Common Symptoms of Depression?
Q.According to the World Health Organization, depression will be the most debilitating disease in the developing world by the year 2020. Already, about 5.7% of Canadians aged 18 and over, or 1.1 million people, suffer a clinical depression during a 1 2-month period, representing $3.5 billion to $4 billion annually in health care costs and lost income. Still, less than half of those suffering depression seek help. Royal Ottawa Hospital psychiatrist-in-chief Dr. Yvon Lapierre, who is director general of the Institute of Mental Health Research, and professor and chairman of the department of psychiatry at the University of Ottawa, tackles some of the most asked questions surrounding depression. Dr. John McDonald, who has a full spectrum family practice in Paris, Ont., and who sits on the Ontario Medical Association commit tee on mental health, offers the family practitioner's point of view.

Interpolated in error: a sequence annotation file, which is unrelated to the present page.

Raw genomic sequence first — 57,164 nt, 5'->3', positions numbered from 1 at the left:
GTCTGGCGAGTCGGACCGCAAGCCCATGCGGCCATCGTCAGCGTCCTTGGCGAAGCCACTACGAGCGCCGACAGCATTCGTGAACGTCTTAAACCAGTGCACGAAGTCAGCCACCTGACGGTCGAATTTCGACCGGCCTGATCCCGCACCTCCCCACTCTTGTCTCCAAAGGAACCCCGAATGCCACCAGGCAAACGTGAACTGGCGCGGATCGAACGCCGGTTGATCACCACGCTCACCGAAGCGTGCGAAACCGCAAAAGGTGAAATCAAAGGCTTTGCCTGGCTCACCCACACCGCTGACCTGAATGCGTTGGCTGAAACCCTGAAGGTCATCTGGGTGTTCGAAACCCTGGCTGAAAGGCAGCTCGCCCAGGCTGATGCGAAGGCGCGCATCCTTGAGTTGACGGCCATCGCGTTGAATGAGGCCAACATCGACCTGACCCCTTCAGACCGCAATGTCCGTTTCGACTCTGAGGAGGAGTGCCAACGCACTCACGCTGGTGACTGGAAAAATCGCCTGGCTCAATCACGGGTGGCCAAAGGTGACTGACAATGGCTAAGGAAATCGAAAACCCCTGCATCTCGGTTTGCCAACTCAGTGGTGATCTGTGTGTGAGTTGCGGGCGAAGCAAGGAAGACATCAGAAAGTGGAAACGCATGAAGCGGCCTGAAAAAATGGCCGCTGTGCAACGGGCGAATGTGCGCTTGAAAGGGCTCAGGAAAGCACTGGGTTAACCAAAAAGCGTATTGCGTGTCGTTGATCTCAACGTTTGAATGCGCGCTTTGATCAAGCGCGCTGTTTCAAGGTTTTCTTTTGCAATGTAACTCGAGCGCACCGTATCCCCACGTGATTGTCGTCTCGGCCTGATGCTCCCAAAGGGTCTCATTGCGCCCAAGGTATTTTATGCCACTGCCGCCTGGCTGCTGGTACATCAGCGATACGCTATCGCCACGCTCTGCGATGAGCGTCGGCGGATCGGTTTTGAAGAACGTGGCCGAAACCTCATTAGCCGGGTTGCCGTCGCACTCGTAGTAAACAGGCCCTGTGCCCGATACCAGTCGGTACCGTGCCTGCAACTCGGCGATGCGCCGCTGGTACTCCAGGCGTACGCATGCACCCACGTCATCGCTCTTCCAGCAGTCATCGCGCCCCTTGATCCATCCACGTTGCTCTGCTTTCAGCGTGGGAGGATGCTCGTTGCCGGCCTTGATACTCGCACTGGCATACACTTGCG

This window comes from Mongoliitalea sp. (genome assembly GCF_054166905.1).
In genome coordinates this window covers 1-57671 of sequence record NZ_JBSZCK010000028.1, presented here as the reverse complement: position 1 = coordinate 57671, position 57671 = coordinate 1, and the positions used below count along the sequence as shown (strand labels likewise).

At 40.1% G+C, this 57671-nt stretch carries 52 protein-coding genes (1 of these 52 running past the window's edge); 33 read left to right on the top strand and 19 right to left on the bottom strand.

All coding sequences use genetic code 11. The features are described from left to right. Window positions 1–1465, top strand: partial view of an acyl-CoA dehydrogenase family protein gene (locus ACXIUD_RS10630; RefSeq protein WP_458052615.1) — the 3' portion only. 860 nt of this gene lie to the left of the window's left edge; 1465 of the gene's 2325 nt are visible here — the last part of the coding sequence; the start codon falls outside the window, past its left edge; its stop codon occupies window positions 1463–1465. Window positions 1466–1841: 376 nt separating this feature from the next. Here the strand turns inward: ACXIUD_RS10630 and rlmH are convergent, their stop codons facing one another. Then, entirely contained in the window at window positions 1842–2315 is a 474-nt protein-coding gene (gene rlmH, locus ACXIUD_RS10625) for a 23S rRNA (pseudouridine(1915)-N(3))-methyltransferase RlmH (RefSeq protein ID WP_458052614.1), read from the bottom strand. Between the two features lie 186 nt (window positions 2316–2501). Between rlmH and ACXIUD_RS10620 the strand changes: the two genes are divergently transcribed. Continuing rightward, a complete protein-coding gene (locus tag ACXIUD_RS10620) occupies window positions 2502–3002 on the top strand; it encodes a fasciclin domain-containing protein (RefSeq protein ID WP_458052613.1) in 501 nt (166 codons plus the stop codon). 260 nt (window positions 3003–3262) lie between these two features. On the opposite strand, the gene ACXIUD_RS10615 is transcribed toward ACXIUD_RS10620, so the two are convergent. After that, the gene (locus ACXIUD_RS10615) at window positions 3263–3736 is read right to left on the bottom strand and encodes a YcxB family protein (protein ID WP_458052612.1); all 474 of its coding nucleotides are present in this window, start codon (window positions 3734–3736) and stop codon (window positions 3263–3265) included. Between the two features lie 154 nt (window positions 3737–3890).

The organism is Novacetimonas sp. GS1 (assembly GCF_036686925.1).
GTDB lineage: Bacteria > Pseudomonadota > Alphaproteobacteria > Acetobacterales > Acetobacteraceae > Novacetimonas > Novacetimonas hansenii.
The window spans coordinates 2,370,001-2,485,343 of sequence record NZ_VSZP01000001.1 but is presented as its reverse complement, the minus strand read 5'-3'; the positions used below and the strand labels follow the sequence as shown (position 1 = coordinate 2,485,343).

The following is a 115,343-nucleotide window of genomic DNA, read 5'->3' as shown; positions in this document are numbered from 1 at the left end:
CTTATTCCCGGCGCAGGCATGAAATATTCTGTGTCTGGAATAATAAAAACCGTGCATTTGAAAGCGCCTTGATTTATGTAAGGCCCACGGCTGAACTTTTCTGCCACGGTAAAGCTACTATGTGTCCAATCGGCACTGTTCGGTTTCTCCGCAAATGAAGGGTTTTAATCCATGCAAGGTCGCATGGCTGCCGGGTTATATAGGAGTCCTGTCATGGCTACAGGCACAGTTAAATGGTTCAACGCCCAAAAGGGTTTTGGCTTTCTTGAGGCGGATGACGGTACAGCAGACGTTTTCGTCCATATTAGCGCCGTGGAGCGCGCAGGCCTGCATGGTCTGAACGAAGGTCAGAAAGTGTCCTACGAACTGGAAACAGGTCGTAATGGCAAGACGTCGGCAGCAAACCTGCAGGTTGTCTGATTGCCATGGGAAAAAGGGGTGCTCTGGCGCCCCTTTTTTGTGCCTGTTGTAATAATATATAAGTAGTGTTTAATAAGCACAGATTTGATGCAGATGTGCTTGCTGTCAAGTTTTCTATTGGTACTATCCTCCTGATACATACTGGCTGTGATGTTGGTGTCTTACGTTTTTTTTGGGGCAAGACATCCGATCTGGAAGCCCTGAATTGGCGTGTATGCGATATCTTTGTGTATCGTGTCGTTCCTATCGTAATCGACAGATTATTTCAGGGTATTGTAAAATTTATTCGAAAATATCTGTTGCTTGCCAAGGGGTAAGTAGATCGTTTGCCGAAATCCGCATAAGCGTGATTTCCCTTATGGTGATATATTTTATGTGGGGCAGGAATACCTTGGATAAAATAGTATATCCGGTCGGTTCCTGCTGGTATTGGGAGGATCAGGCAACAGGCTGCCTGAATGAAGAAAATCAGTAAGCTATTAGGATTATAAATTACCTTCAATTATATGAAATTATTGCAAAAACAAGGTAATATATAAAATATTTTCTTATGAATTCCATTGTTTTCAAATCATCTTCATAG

A.The presentation of depression in family practice is somewhat different than that presenting in a psychiatric practice, mainly because the symptoms leading a patient to consult a primary care physician are of a physical nature. The symptoms may actually be a physical facade to rationalize the need to seek out and talk to a physician. In contrast, the patient consulting a psychiatrist de novo or as a referral has usually progressed further in the illness and may have developed an acceptance of the emotional component of depression. Typically, the symptoms presented as the main complaint to the primary care physician are fatigue and sleep disturbances. The fatigue is seldom related to exertion and can usually be recognized as being of a psychological nature. The sleep disturbances can be quite variable but the classical presentation is late-night or middle-of-the-night insomnia. A patient who awakens for no reason after a few hours of sleep should raise the physician's level of suspicion that a mood disorder such as depression may be involved. Once the initial presenting symptoms have been explored, it is essential to go on to a more detailed history and examination for other symptoms of mood disorder. The hallmark symptom of depression is anhedonia, or the inability to seek and enjoy pleasurable experiences. These experiences usually involve most aspects of daily living such as our basic appetites for food, sexual satisfaction, personal interaction, and the pleasure of accomplishing things such as with work. A second group of symptoms evolve from cognitive difficulties which lead to problems with concentration, and with appreciating and solving problems in a realistic manner. The appreciation of objective reality becomes distorted by a negative tone to all perceptions of the world, leading to a pessimistic and hopeless outlook for the future. A third group of symptoms evolves around a disturbance of regulatory hypothalamic mechanisms. These are identified through a diurnal variation in mood and activity level. The disturbances in the regulatory mechanisms affect the menstrual cycle and produce shifts in sleep patterns. In addition, a number of biological functions deteriorate, such as appetite, with its consequent weight loss. The DSM-IV lists the cardinal symptoms of depression and has by convention established the necessity of at least five of the cardinal symptoms being present for a duration of at least two weeks. It is important to maintain the proper perspective on these "checklists" for diagnosis; they are a guide to a confirmation of a clinical diagnosis and are not a diagnostic tool per se. They are really not meant to supersede a good clinical evaluation, but rather to assist in its confirmation DSM-IV DIAGNOSTIC CRITERIA FOR MAJOR DEPRESSION Five of nine symptoms present during the same two-week period: * Depressed mood most of the day, nearly every day * Diminished interest or pleasure in almost all activities * Significant weight gain or loss * Insomnia or hypersomnia nearly every day * Psychomotor agitation or retardation nearly every day * Fatigue or loss of energy nearly every day * Feelings of worthlessness or guilt * Diminished ability to think or concentrate, indecisiveness * Recurrent thoughts of death or suicide
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